Crypto exchange hacks execute differently depending on the level of decentralized finance systems. In DEXs, cryptocurrency hacks are often attributable to contract hacks and flash loan attacks. For DeFi protocols, it’s common to see manipulations with price oracles or vulnerable relations between contracts. Centralized cryptocurrency exchanges mostly suffer from weak OpSec, confusing access control, appalling integrity, and irresponsible functioning as custodians. Through the years, exchanges have reduced cryptocurrency hacks, but they are far more common than traditional financial institutions.
The largest crypto hacks occur with bridges. In most cross-chain bridges, the biggest hacks were attributed to compromised private keys, poor access control of who can sign transactions, and unaudited smart contracts. In most DeFi protocols losing millions, there’s a backdoor at some level of blockchain architecture. Some mistakes can be attributed to simple mistakes in who can sign transactions.
For some reason, a cross-chain bridge operating digital assets worth millions had neither a procedure for granting and revoking permissions nor a mechanism for funds monitoring. Phishing and social engineering also play a huge role. The external validator node was also compromised in a spear-phishing attack.
Crypto hacks of digital wallets exist in two different directions: hacks affecting users and hacks affecting blockchain companies behind them. From the user perspective, the most common attack vectors are phishing scams, keyloggers, and social engineering. For example, phishing scams are elaborate schemes to trick users into ceding control of their credentials. For example, hackers hijack a hyped airdrop announcement with fake websites where victims, through malicious wallets connect. There are myriads of complex and plain social engineering techniques, and the burden of staying safe largely falls on the individual.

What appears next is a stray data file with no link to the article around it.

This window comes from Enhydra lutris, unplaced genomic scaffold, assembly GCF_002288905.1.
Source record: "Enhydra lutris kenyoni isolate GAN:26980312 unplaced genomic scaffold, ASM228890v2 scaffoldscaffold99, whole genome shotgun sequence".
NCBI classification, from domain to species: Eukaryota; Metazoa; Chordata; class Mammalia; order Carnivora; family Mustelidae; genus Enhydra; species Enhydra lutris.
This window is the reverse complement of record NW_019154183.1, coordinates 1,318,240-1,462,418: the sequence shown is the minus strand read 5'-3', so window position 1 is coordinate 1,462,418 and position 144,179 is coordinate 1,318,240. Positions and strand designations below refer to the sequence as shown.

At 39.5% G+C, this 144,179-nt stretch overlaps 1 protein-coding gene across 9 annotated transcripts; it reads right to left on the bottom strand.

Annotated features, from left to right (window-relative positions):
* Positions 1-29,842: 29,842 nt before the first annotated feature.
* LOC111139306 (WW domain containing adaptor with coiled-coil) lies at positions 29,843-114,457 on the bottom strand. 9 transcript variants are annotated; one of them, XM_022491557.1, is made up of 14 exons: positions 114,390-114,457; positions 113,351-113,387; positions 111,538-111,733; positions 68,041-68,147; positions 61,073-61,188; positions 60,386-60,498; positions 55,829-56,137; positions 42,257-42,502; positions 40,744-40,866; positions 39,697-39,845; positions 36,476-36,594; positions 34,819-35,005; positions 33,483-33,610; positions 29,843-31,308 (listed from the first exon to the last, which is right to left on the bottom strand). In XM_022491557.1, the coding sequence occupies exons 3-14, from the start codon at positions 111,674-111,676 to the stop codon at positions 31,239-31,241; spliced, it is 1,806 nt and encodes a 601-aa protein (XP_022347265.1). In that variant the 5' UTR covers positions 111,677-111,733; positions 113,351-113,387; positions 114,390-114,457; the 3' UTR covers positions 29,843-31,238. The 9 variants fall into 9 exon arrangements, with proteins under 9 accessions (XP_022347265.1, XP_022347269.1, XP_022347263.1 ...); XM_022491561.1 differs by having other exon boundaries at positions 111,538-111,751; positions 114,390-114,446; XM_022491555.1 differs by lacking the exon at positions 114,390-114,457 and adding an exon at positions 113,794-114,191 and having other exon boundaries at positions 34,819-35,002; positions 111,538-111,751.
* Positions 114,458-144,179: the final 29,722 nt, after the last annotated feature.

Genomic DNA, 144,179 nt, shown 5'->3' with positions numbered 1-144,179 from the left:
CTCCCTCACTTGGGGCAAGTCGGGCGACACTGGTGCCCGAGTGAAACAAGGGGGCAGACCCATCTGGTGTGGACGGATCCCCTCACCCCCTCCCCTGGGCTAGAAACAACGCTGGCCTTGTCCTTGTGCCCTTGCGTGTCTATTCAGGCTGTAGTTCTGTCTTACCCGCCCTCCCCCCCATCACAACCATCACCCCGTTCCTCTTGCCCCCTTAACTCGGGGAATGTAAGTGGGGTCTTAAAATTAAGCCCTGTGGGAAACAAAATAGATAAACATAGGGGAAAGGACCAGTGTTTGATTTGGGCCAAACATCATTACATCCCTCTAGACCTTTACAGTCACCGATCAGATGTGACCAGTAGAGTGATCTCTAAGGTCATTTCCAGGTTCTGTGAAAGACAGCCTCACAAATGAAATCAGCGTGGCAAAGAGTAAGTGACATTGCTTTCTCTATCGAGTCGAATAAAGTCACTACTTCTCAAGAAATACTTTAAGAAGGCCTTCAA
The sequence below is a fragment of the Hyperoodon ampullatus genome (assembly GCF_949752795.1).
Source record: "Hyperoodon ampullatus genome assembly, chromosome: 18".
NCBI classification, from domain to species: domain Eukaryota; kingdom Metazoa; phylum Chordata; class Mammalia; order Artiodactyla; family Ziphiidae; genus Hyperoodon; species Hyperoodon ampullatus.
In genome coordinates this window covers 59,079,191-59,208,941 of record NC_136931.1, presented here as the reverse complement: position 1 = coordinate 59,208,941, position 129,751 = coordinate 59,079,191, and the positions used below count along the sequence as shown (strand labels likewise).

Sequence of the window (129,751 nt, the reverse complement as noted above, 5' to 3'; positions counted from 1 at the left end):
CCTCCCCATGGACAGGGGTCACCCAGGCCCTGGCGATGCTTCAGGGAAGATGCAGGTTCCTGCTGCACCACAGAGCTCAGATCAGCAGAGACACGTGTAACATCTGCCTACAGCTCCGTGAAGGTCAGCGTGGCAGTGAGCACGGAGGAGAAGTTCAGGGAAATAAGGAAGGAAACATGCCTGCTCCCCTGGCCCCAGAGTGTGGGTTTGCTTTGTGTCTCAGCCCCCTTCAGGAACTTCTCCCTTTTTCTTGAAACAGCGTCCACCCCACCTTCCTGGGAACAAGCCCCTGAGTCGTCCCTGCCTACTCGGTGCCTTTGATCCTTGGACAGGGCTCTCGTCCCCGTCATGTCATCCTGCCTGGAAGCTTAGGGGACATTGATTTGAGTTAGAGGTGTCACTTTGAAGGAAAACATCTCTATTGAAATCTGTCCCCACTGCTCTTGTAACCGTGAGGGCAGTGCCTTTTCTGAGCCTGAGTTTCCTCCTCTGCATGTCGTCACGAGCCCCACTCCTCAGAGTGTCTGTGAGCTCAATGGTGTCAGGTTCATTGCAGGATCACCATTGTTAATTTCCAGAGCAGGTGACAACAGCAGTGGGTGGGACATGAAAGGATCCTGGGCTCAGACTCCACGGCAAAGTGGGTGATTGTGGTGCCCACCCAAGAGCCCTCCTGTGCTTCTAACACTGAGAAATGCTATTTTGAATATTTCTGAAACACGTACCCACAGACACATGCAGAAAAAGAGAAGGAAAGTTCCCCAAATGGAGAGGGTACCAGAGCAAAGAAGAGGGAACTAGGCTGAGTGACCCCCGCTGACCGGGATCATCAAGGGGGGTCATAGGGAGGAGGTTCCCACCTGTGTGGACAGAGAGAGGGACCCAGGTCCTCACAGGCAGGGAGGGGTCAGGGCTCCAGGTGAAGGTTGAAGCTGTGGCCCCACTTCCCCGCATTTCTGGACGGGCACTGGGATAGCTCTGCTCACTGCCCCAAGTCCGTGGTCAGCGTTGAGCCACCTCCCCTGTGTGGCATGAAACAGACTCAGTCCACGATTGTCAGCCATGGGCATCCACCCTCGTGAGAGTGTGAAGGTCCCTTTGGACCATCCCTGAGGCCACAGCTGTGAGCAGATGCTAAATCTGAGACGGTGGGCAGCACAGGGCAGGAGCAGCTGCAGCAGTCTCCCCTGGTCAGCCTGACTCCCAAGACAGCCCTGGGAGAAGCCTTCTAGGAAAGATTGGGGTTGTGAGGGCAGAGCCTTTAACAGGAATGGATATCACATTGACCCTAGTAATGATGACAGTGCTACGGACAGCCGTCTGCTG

In another dimension, companies behind crypto wallets are subject to hacking attempts where hackers exploit vulnerabilities in blockchain technology. For example, in the 2022 Slope wallet for mobile devices, hackers exploited seed phrases that were sent in plaintext, thereby stealing $4.5 million. Yet another example is being vulnerable to proper brute force, such as in the case of the Profanity vanity tool.
Hacking may never be stopped in crypto. However, blockchain projects must take active measures to protect the funds they operate and cryptographic keys from hackers.
Smart Contract Audit will identify and help fix all vulnerabilities in the underlying smart contract code. Code review and analysis are vital for all projects using smart contracts to govern transactions and record state changes.
For L1 and L2 protocols, a blockchain protocol audit helps mitigate the weaknesses that often allow hackers to steal funds from cross-chain bridges. It covers vulnerabilities at different levels of blockchain architecture and is essential for the most complex and daring Web3 projects.
On-chain monitoring would make a difference in reducing response times. The sooner projects notice something going wrong, the sooner they react. Monitoring threats 24/7 is challenging at least in logistics. However, relying on the on-chain smart contract monitoring system like Hacken Extractor makes it possible.
Contact Hacken Team to discuss what blockchain security measures would work best to help your project stay clear of crypto hacking.